How to handle a disgruntled employee
This is purely a guide and does not constitute legal advice, you are advised to seek independent legal advice on your issue before taking any action.
- Don’t use the Capability or Performance process when the real reason is Personal.
If the reason for the breakdown is due to a personality clash or any other inter-personal reason – do not use performance or a capability process to deal with the issue. You may find this just delay’s the dismissal and things become protracted and probably compounds matters further giving rise to potential claims. Better to address the issue itself as a breakdown – the law does allow employers to potentially dismiss employees for ‘some other substantial reason’ – this is an all catch ground, which can include a breakdown in trust and confidence between the parties.
- Don’t mix up Without Prejudice conversations with Protected Conversations
A Protected Conversation pursuant to section 111A in the Employment Rights Act 1996 – allows you to have confidential discussions regarding ending the employment relationship, even where there has been no previous dispute. Those discussions will be inadmissible as evidence in any subsequent employment tribunal proceedings for unfair dismissal (with the exception of automatically unfair dismissal claims or where there has been Improper Behaviour). However, Without Prejudice conversation can only be held where there is a dispute – so ensure there is a document confirming that the discussion is under section 111A of the ERA 1996 – if there is no existing dispute.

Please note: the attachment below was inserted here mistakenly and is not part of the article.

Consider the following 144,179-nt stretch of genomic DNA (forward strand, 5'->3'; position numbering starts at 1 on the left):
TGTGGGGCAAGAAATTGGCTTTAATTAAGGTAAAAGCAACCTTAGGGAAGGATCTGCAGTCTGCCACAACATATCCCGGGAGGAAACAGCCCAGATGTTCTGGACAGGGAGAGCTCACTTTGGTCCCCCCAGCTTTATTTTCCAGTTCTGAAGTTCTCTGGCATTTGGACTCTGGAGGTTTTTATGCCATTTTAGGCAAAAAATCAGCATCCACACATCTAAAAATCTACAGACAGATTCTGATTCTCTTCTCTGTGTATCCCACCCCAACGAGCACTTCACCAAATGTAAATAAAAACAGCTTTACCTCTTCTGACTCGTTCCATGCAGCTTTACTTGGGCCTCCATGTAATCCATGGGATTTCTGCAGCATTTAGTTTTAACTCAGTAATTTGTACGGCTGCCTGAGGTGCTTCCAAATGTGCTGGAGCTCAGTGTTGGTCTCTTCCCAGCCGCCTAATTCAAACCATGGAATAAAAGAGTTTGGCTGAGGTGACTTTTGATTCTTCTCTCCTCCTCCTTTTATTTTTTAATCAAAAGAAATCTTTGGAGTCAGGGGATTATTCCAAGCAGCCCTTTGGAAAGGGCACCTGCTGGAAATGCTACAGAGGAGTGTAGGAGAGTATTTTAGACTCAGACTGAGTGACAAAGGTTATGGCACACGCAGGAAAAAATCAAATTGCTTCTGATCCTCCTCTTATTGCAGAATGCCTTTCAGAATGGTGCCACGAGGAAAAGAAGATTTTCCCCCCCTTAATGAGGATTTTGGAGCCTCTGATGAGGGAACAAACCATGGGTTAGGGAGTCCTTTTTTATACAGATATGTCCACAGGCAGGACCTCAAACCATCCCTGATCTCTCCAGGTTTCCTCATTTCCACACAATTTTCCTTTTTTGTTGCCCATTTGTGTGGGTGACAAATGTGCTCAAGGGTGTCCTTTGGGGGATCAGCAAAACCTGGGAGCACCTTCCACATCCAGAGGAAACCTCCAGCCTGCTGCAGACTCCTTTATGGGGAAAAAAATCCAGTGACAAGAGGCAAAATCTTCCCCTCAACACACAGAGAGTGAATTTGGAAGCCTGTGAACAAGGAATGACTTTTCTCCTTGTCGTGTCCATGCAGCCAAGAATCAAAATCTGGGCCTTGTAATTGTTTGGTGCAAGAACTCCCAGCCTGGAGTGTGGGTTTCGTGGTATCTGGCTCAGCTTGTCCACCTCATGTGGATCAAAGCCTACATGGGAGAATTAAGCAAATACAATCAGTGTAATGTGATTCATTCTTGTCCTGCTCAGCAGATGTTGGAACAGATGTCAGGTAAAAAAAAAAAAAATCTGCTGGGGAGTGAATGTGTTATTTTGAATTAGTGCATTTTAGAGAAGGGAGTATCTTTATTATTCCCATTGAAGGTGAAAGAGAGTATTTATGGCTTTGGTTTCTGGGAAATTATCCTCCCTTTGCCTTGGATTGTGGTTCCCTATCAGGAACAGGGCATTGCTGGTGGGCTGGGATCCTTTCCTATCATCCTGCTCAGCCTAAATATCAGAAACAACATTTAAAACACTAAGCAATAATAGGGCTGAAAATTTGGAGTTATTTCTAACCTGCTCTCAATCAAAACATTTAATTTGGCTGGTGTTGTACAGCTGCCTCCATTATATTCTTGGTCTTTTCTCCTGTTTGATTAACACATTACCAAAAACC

- Don’t let it Fester
Don’t allow the employee’s concerns fester, as they can quickly snowball, which may result in the employee taking time off work with stress and compound and fracture the relationship further. If the employee is signed off for ‘work related stress’, caution will need to be taken, this may require significant more time and patience when addressing the issue. Nip it in the bud right away.
- Don’t delay holding Protected Conversations or Without Prejudice discussions
Particularly where a decision has been made to end the relationship, you may have to pay out more, but it may be a commercial or business reason to do so. Do you really want to go through a lengthy protracted capability or disciplinary process and then hold such discussions?
- Don’t forget to document everything!
Today, claims sometimes happen for the most trivial of reasons. The best policy is to document everything that is taking place. Whatever the disgruntled employee has done that needed to be corrected should be documented, as should how you addressed it.
- Don’t empower them
If your disgruntled employee has the company stalled while everyone tries to deal with their drama, then they are being empowered. Do not give them that kind of power within your company. If there is a problem, have the most appropriate person address it, and keep everyone else on task. This way, the problematic individual also sees that the company is carrying on, independent of their disgruntled attitude.
- Don’t forget – you’re probably being recorded!
Private discussions between management should not be held in the same meeting room as the employee, as there is a chance that the employee has stepped out but left their phone on record. Case law has confirmed private discussions can be used in a tribunal claim. So always remain professional when dealing with a disgruntled employee and assume you’re being recorded on all your interactions with the disgruntled employee.